Groupon said Tuesday that losses widened in the second quarter as marketing and sales costs jumped but gross profit remained flat. The culprit, a far less profitable ecommerce business than anticipated, accounted for every dollar of the company’s top-line growth as it struggles to find new footing for its sluggish local deals business.
The news sent shares of the company’s stock down nearly 16% in after-hours trading.
In the second quarter, Groupon lost nearly $20 million dollars, almost four times the loss its posted a year ago. The company said a large portion of those losses came from unexpected expenses related to the acquisition of Tmon, a Korean deals site which Groupon purchased for from LivingSocial late last year.
Eric Lefkofsky, chief executive at Groupon, remained adamant that the company was on track to turn its local business in North America around by the end of the year, but admitted that adoption of the company’s newest products have lagged.
“We are a business in transformation— and this is a market transformation,” Lefkofsky, who took the helm after the company fired its founder Andrew Mason last year, told investors on an earnings call Tuesday. “We created a product in daily deals which was cloned by every major technology company in the world, and we have done fairly well to react.”
Consumers have greeted Lefkofsky’s plan for revitalizing the deals company with a muted reception. The vision, to shift the company from pushing discounts in emails to building a searchable marketplace, has only seen marginal adoption, with the so-called “pull” offers accounting for only 10% of all transactions. “The adoption [of the marketplace] has not been as strong as we would like,” Lefkofsky added.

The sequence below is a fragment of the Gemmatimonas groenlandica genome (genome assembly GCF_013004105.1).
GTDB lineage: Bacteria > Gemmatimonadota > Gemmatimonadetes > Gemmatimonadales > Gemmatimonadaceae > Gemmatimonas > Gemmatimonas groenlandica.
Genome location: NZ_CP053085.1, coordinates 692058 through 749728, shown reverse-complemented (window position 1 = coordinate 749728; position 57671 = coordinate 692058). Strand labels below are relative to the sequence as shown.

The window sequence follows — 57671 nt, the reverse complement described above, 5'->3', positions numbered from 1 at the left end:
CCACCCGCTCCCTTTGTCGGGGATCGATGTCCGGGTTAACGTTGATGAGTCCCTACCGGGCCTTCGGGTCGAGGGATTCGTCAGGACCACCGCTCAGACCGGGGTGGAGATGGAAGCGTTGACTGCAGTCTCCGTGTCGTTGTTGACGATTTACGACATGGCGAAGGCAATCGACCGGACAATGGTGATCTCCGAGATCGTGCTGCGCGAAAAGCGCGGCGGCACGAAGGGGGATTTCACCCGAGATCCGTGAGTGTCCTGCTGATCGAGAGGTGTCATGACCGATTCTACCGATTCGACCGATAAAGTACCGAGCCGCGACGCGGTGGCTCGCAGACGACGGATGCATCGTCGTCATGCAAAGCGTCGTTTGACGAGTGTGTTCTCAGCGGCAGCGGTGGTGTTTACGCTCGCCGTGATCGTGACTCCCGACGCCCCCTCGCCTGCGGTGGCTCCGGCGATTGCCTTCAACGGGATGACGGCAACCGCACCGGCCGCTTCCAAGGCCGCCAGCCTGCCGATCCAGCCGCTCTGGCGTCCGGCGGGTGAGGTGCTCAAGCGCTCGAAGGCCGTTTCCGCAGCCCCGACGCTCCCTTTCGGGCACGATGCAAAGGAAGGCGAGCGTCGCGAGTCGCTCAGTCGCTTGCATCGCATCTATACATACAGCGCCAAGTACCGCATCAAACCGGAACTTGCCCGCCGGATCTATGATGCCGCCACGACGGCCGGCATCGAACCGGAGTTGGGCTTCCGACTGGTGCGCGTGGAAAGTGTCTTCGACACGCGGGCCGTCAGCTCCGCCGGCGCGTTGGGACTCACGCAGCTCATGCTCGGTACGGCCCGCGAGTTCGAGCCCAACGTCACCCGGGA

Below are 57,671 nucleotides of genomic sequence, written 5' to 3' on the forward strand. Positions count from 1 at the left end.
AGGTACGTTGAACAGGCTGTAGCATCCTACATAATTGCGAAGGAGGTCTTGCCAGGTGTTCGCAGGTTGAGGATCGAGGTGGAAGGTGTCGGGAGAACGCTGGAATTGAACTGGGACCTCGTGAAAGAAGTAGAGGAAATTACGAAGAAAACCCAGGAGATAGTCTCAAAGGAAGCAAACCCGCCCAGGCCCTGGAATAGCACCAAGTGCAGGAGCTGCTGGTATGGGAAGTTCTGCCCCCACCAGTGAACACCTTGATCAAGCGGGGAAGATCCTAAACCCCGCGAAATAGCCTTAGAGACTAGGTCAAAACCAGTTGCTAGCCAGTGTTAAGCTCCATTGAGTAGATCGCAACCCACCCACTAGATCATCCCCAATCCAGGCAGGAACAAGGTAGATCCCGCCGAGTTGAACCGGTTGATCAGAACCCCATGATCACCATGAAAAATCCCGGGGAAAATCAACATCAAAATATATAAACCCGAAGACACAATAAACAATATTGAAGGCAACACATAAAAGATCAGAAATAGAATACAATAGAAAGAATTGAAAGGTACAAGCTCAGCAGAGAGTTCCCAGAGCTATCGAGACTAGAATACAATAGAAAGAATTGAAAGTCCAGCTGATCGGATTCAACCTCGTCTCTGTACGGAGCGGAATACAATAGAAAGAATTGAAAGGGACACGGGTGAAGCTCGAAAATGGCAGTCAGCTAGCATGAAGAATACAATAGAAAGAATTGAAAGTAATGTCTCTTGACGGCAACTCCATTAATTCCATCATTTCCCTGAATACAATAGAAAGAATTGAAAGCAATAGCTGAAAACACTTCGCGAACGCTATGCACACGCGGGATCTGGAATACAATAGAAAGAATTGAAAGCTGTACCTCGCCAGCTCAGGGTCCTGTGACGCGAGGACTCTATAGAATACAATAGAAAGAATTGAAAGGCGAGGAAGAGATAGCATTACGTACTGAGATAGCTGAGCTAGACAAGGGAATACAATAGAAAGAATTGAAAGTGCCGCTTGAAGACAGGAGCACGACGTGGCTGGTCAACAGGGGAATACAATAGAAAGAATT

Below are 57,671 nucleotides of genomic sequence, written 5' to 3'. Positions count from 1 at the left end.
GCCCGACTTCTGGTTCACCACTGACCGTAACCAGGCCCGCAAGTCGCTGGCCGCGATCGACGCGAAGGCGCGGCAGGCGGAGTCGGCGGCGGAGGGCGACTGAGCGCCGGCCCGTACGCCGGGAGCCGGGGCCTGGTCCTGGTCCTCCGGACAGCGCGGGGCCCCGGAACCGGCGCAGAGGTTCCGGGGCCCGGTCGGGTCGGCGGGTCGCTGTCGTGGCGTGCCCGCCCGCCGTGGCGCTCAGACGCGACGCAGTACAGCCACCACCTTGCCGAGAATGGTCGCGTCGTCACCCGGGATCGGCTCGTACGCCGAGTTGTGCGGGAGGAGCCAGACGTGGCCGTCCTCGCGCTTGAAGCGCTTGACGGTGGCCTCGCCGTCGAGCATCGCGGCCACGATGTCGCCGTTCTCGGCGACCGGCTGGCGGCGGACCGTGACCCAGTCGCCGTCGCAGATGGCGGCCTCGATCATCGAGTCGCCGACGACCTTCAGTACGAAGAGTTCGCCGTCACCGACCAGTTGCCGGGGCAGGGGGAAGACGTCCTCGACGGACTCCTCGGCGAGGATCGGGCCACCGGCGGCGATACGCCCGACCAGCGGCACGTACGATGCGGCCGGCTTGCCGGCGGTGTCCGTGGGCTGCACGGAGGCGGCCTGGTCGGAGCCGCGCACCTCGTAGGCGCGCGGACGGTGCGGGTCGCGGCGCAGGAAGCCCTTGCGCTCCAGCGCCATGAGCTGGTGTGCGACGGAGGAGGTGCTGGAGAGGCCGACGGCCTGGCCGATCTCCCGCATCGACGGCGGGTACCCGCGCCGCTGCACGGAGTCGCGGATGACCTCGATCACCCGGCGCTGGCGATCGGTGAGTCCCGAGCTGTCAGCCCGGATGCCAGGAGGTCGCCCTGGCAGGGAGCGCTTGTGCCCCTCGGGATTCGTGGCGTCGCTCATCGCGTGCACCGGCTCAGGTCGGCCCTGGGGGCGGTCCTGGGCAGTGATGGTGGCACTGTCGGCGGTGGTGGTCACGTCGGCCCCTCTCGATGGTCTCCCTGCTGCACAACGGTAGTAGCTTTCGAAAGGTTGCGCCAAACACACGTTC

The company’s deals business in North America began to hit headwinds in late 2012 as merchants cooled on daily deals. The total gross billings increased for the third quarter in a row this spring. But the local operations in North America still saw revenue decrease from the previous quarter as the company took a smaller portion of the transactions and offered large discounts to drive adoption of its marketplace.
Lefkofsky remained confident that the decreased take rate and “discounts” would reinvigorate growth, and allow the company to keep its promise to investors of 10% growth in the local business in North America by the end of the year. The company said Tuesday that it planned to begin to pass some of the “discounts” onto merchants in an effort to lessen the impact on its bottom line.
The company’s long-term plan to revitalize the deals business centers on the recent rollout of Gnome, a tablet-based point-of-sale system. The idea is that the firm can automate the deal selection process and redemption process once it’s tied into the system that controls a merchant’s operations. Think of it as yield management software that allows a merchant to programmatically drive consumers to a location based on current volume.
However, the company may find itself squeezed between other layers of an increasingly complex local technology stack. Like a number of other players, the company’s strategy relies on an environment in which it has relative dominance over its consumer and merchant networks. But the pace of innovation has exploded in recent years, and the market now offers a host of feasible alternatives, often structured horizontally rather than vertically. The idea that a consumer or merchant will rely exclusively on a single service to find or buy goods locally is a relic of an analog market and the early days of the modern one.
Steven Jacobs is Street Fight’s deputy editor.